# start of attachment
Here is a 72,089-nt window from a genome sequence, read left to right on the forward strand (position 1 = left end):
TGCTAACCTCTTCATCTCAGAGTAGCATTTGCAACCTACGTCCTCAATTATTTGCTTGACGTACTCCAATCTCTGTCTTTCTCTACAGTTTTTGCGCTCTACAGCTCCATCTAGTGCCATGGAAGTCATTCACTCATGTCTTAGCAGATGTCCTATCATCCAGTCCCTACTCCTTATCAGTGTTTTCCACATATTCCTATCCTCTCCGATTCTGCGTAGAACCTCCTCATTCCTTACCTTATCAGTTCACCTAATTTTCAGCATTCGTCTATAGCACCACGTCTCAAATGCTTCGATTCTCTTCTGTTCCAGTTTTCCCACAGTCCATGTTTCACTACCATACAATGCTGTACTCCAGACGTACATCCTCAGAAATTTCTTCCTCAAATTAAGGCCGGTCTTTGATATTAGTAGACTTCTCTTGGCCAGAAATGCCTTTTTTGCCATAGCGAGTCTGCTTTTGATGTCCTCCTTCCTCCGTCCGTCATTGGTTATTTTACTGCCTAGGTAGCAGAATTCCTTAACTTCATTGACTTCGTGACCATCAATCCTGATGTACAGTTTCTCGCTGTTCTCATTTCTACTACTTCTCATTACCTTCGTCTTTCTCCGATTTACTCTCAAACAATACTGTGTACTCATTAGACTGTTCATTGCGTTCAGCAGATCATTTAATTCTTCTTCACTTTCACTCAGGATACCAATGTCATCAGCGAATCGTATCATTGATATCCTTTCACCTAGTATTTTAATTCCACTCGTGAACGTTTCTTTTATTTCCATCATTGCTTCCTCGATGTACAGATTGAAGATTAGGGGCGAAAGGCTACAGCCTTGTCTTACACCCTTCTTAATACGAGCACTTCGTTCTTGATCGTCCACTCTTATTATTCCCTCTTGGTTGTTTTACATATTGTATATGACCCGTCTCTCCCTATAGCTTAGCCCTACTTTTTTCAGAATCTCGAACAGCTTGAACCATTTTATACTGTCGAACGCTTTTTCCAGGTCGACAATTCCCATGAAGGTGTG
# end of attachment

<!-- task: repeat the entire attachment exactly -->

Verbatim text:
Here is a 72,089-nt window from a genome sequence, read left to right on the forward strand (position 1 = left end):
TGCTAACCTCTTCATCTCAGAGTAGCATTTGCAACCTACGTCCTCAATTATTTGCTTGACGTACTCCAATCTCTGTCTTTCTCTACAGTTTTTGCGCTCTACAGCTCCATCTAGTGCCATGGAAGTCATTCACTCATGTCTTAGCAGATGTCCTATCATCCAGTCCCTACTCCTTATCAGTGTTTTCCACATATTCCTATCCTCTCCGATTCTGCGTAGAACCTCCTCATTCCTTACCTTATCAGTTCACCTAATTTTCAGCATTCGTCTATAGCACCACGTCTCAAATGCTTCGATTCTCTTCTGTTCCAGTTTTCCCACAGTCCATGTTTCACTACCATACAATGCTGTACTCCAGACGTACATCCTCAGAAATTTCTTCCTCAAATTAAGGCCGGTCTTTGATATTAGTAGACTTCTCTTGGCCAGAAATGCCTTTTTTGCCATAGCGAGTCTGCTTTTGATGTCCTCCTTCCTCCGTCCGTCATTGGTTATTTTACTGCCTAGGTAGCAGAATTCCTTAACTTCATTGACTTCGTGACCATCAATCCTGATGTACAGTTTCTCGCTGTTCTCATTTCTACTACTTCTCATTACCTTCGTCTTTCTCCGATTTACTCTCAAACAATACTGTGTACTCATTAGACTGTTCATTGCGTTCAGCAGATCATTTAATTCTTCTTCACTTTCACTCAGGATACCAATGTCATCAGCGAATCGTATCATTGATATCCTTTCACCTAGTATTTTAATTCCACTCGTGAACGTTTCTTTTATTTCCATCATTGCTTCCTCGATGTACAGATTGAAGATTAGGGGCGAAAGGCTACAGCCTTGTCTTACACCCTTCTTAATACGAGCACTTCGTTCTTGATCGTCCACTCTTATTATTCCCTCTTGGTTGTTTTACATATTGTATATGACCCGTCTCTCCCTATAGCTTAGCCCTACTTTTTTCAGAATCTCGAACAGCTTGAACCATTTTATACTGTCGAACGCTTTTTCCAGGTCGACAATTCCCATGAAGGTGTG